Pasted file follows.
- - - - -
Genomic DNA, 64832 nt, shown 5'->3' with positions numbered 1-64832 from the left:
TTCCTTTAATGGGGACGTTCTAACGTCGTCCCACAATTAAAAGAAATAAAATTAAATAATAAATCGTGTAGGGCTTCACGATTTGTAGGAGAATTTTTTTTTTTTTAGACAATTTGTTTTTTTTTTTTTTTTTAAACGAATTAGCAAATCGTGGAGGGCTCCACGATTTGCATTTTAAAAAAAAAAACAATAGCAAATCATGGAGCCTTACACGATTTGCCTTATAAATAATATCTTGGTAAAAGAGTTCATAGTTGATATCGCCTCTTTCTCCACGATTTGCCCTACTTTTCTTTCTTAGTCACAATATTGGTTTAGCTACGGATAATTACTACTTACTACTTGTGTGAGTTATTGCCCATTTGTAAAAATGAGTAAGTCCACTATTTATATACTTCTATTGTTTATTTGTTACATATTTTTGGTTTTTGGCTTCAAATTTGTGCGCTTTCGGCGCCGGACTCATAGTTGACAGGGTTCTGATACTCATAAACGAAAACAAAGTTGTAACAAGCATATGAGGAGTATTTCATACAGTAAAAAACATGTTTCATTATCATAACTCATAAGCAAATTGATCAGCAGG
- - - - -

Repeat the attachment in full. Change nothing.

Genomic DNA, 64832 nt, shown 5'->3' with positions numbered 1-64832 from the left:
TTCCTTTAATGGGGACGTTCTAACGTCGTCCCACAATTAAAAGAAATAAAATTAAATAATAAATCGTGTAGGGCTTCACGATTTGTAGGAGAATTTTTTTTTTTTTAGACAATTTGTTTTTTTTTTTTTTTTTAAACGAATTAGCAAATCGTGGAGGGCTCCACGATTTGCATTTTAAAAAAAAAAACAATAGCAAATCATGGAGCCTTACACGATTTGCCTTATAAATAATATCTTGGTAAAAGAGTTCATAGTTGATATCGCCTCTTTCTCCACGATTTGCCCTACTTTTCTTTCTTAGTCACAATATTGGTTTAGCTACGGATAATTACTACTTACTACTTGTGTGAGTTATTGCCCATTTGTAAAAATGAGTAAGTCCACTATTTATATACTTCTATTGTTTATTTGTTACATATTTTTGGTTTTTGGCTTCAAATTTGTGCGCTTTCGGCGCCGGACTCATAGTTGACAGGGTTCTGATACTCATAAACGAAAACAAAGTTGTAACAAGCATATGAGGAGTATTTCATACAGTAAAAAACATGTTTCATTATCATAACTCATAAGCAAATTGATCAGCAGG